In particular, these two courts considered that the application of Article 49(II) of the Law on freedom of communication was subject to the prior authorisation of the performer, whereas proof of such authorisation would not have been provided by the INA.

However, by judgment of 14 October 2015, the Cour de Cassation (Court of Cassation) overturned the judgment of the cour d’appel (Court of Appeal). It ruled that the cour d’appel (Court of Appeal) erred in holding that the application of the derogating regime was subject to proof that the performer had authorised the first exploitation of his performance, thus adding to the law a condition that it did not include. Following this judgment, the cour d’appel de Versailles (Court of Appeal, Versailles, France), at the request of the INA, dismissed the claims for compensation which had been brought against it.

Having heard the appeal brought by the successors in title against the latter judgment, the Cour de Cassation (Court of Cassation) entertained doubts about the compatibility with EU Law of the French legislation and the interpretation of various provisions of Directive 2001/29.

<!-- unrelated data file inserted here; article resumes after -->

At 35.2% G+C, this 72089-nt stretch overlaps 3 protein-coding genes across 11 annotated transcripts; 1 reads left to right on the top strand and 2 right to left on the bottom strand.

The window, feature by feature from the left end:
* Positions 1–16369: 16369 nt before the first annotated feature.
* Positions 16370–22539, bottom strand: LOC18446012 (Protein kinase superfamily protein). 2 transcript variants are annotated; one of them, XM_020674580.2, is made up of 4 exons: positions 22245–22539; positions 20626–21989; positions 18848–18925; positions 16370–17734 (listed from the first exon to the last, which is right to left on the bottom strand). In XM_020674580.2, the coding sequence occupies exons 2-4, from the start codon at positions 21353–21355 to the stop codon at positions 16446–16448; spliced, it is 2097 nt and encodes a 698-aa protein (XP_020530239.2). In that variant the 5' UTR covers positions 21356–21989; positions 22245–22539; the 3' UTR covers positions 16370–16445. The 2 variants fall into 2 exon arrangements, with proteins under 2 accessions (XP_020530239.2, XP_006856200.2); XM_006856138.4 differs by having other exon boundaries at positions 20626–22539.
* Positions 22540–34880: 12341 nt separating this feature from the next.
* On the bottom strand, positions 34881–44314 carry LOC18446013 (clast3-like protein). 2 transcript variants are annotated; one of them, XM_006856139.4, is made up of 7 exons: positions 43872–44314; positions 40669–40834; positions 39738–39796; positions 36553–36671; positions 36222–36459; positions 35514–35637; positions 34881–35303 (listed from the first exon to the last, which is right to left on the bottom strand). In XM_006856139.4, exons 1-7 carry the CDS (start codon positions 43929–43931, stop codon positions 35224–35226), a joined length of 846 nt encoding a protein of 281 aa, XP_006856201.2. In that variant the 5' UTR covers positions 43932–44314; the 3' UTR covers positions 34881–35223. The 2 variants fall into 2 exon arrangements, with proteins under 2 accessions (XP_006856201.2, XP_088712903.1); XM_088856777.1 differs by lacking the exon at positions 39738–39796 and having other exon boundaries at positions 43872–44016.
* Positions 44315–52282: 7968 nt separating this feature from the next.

According to the Cour de Cassation (Court of Cassation), the special regime enjoyed by the INA does not fall within any of the exceptions and limitations to the rights referred to in Articles 2 and 3 of Directive 2001/29, provided for in Article 5 of the directive. The Cour de Cassation (Court of Cassation) is also of the opinion that the solution adopted by the Court in Soulier and Doke (3) is not applicable to the present case. That latter case concerned the reproduction of out of print books. While it is true that the legislation on out of print books at issue in Soulier and Doke had derogated from the protection guaranteed to authors by Directive 2001/29, the scheme introduced for the benefit of the INA in the general interest is intended to reconcile the rights of performers with those of producers as being of equal value within the system of that directive.

In those circumstances, the Cour de cassation (Court of Cassation) decided to stay the proceedings and refer the following question to the Court for a preliminary ruling: